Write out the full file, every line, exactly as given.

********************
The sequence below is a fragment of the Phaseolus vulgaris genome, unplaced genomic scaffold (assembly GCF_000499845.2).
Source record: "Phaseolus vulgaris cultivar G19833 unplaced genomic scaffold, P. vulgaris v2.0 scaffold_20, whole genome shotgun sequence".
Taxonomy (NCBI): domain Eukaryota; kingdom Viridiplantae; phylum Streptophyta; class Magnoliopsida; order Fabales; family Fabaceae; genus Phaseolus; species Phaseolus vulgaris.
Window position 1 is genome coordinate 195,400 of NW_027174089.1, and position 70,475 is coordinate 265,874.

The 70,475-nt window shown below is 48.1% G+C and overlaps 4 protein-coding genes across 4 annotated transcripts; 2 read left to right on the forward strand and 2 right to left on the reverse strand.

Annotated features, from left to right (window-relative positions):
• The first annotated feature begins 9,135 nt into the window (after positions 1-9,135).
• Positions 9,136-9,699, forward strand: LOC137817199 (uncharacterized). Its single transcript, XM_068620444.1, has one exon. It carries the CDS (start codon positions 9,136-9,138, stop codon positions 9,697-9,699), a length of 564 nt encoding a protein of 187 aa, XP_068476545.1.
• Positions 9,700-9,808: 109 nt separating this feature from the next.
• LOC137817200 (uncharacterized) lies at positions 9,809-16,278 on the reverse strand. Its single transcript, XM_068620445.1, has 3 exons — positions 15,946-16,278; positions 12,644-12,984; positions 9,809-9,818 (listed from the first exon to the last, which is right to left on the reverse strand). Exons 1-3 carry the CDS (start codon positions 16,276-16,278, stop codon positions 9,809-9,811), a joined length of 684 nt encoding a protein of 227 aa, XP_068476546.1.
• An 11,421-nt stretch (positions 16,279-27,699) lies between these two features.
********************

The sequence below is a fragment of the Phaseolus vulgaris genome, unplaced genomic scaffold (assembly GCF_000499845.2).
Source record: "Phaseolus vulgaris cultivar G19833 unplaced genomic scaffold, P. vulgaris v2.0 scaffold_20, whole genome shotgun sequence".
Taxonomy (NCBI): domain Eukaryota; kingdom Viridiplantae; phylum Streptophyta; class Magnoliopsida; order Fabales; family Fabaceae; genus Phaseolus; species Phaseolus vulgaris.
Window position 1 is genome coordinate 195,400 of NW_027174089.1, and position 70,475 is coordinate 265,874.

The 70,475-nt window shown below is 48.1% G+C and overlaps 4 protein-coding genes across 4 annotated transcripts; 2 read left to right on the forward strand and 2 right to left on the reverse strand.

Annotated features, from left to right (window-relative positions):
• The first annotated feature begins 9,135 nt into the window (after positions 1-9,135).
• Positions 9,136-9,699, forward strand: LOC137817199 (uncharacterized). Its single transcript, XM_068620444.1, has one exon. It carries the CDS (start codon positions 9,136-9,138, stop codon positions 9,697-9,699), a length of 564 nt encoding a protein of 187 aa, XP_068476545.1.
• Positions 9,700-9,808: 109 nt separating this feature from the next.
• LOC137817200 (uncharacterized) lies at positions 9,809-16,278 on the reverse strand. Its single transcript, XM_068620445.1, has 3 exons — positions 15,946-16,278; positions 12,644-12,984; positions 9,809-9,818 (listed from the first exon to the last, which is right to left on the reverse strand). Exons 1-3 carry the CDS (start codon positions 16,276-16,278, stop codon positions 9,809-9,811), a joined length of 684 nt encoding a protein of 227 aa, XP_068476546.1.
• An 11,421-nt stretch (positions 16,279-27,699) lies between these two features.